METHODS: PubMed, Embase, the Cochrane Library, Web of Science, and two Chinese electronic databases were electronically searched to identify eligible studies that reported the correlates of stigma for patients with breast cancer from inception to July 2022. Two researchers independently performed literature screening, data extraction, and risk of bias assessment. R4.1.1 software was used for statistical analysis.
RESULTS: Twenty articles including 4161 patients were included in the systematic review and meta-analysis. Results showed that breast cancer stigma was positively correlated with working status, type of surgery, resignation coping, depression, ambivalence over emotional expression, and delayed help-seeking behavior and negatively correlated with age, education, income, quality of life, social support, confrontation coping, psychological adaptation, self-efficacy, and self-esteem. Descriptive analysis showed that breast cancer stigma was positively correlated with intrusive thoughts, body image, anxiety, and self-perceived burden but negatively correlated with a sense of coherence, personal acceptance of the disease, sleep quality, cancer screening attendance and doctor's empathy.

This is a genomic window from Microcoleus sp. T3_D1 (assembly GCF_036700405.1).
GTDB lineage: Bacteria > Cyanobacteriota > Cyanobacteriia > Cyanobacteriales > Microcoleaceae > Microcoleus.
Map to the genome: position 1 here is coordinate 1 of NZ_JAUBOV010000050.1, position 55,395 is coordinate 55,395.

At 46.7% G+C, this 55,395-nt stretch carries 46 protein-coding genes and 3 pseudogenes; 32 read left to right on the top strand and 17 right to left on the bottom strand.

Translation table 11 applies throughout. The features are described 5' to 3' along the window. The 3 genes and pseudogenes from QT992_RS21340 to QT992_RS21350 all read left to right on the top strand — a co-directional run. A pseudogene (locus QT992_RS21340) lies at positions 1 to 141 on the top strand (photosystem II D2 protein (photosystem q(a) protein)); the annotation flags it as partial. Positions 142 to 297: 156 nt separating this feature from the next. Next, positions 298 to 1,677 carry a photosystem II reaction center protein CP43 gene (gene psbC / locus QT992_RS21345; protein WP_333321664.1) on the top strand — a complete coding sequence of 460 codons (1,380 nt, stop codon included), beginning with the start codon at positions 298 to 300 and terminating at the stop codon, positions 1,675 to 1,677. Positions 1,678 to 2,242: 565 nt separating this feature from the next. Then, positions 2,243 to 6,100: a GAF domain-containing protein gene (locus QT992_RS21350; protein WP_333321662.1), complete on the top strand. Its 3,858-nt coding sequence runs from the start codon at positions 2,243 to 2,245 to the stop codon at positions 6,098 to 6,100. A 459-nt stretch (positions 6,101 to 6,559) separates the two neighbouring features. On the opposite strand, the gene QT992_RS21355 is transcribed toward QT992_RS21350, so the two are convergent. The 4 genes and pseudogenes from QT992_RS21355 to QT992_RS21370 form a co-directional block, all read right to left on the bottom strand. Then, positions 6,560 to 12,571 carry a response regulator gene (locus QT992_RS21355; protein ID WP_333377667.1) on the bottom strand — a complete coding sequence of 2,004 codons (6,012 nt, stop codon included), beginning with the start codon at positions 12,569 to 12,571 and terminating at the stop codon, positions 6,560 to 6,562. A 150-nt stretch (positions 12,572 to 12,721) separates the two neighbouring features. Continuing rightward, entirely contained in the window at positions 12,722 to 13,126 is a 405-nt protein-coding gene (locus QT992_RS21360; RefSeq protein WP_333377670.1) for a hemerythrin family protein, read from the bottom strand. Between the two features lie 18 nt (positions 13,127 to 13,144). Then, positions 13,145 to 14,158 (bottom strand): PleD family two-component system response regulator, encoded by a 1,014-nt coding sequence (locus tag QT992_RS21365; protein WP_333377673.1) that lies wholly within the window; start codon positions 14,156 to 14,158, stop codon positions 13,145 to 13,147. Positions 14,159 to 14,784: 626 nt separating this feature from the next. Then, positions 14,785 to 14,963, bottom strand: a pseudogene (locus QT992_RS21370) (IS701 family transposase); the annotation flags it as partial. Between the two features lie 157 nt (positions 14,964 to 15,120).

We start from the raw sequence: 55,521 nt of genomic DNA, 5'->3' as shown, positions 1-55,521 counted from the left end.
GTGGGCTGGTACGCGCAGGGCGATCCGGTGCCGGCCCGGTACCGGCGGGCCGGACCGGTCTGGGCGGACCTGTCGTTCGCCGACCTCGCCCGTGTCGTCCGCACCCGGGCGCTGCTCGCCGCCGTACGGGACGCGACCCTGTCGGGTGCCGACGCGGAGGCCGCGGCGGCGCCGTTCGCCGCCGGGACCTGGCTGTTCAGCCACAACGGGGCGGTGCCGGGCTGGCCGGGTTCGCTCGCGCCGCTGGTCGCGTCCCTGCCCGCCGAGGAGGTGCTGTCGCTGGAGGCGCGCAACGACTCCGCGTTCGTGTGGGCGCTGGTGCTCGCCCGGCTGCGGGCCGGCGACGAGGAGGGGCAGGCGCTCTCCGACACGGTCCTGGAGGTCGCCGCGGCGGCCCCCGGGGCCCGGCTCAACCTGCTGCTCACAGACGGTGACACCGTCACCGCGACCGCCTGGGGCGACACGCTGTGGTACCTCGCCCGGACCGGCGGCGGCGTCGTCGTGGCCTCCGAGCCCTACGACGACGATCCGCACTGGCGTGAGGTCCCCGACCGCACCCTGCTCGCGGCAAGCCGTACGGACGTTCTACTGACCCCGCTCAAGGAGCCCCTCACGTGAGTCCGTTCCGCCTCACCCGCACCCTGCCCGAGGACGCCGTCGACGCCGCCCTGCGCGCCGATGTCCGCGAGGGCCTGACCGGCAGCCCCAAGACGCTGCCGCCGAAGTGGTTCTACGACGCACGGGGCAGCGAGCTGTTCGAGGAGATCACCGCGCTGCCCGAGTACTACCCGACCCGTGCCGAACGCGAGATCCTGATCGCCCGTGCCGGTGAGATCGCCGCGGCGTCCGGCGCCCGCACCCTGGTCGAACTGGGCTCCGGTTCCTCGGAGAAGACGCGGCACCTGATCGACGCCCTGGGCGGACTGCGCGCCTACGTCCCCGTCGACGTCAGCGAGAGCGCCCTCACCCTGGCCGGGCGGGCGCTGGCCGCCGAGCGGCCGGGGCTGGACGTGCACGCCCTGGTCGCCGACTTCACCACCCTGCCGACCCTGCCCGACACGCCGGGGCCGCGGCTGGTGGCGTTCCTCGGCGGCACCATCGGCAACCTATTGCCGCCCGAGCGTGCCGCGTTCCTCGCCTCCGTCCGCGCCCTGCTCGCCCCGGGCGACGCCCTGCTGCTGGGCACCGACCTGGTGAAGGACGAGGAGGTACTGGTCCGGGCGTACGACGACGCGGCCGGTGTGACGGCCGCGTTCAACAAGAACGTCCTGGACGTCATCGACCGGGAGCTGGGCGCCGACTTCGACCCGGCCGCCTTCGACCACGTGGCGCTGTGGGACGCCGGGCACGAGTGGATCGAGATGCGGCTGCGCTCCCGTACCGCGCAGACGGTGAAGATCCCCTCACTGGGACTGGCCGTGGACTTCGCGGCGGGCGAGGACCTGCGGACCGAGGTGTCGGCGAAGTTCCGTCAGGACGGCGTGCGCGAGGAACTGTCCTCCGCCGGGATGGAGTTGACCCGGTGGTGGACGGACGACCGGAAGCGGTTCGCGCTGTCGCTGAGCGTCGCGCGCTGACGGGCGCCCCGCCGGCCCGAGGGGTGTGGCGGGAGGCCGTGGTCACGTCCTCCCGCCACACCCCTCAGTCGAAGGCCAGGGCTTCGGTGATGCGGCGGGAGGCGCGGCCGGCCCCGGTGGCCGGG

CONCLUSION: Many demographic, disease-related, and psychosocial variables are related to breast cancer stigma. Our view can serve as a basis for health care professionals to develop health promotion and prevention strategies for patients with breast cancer.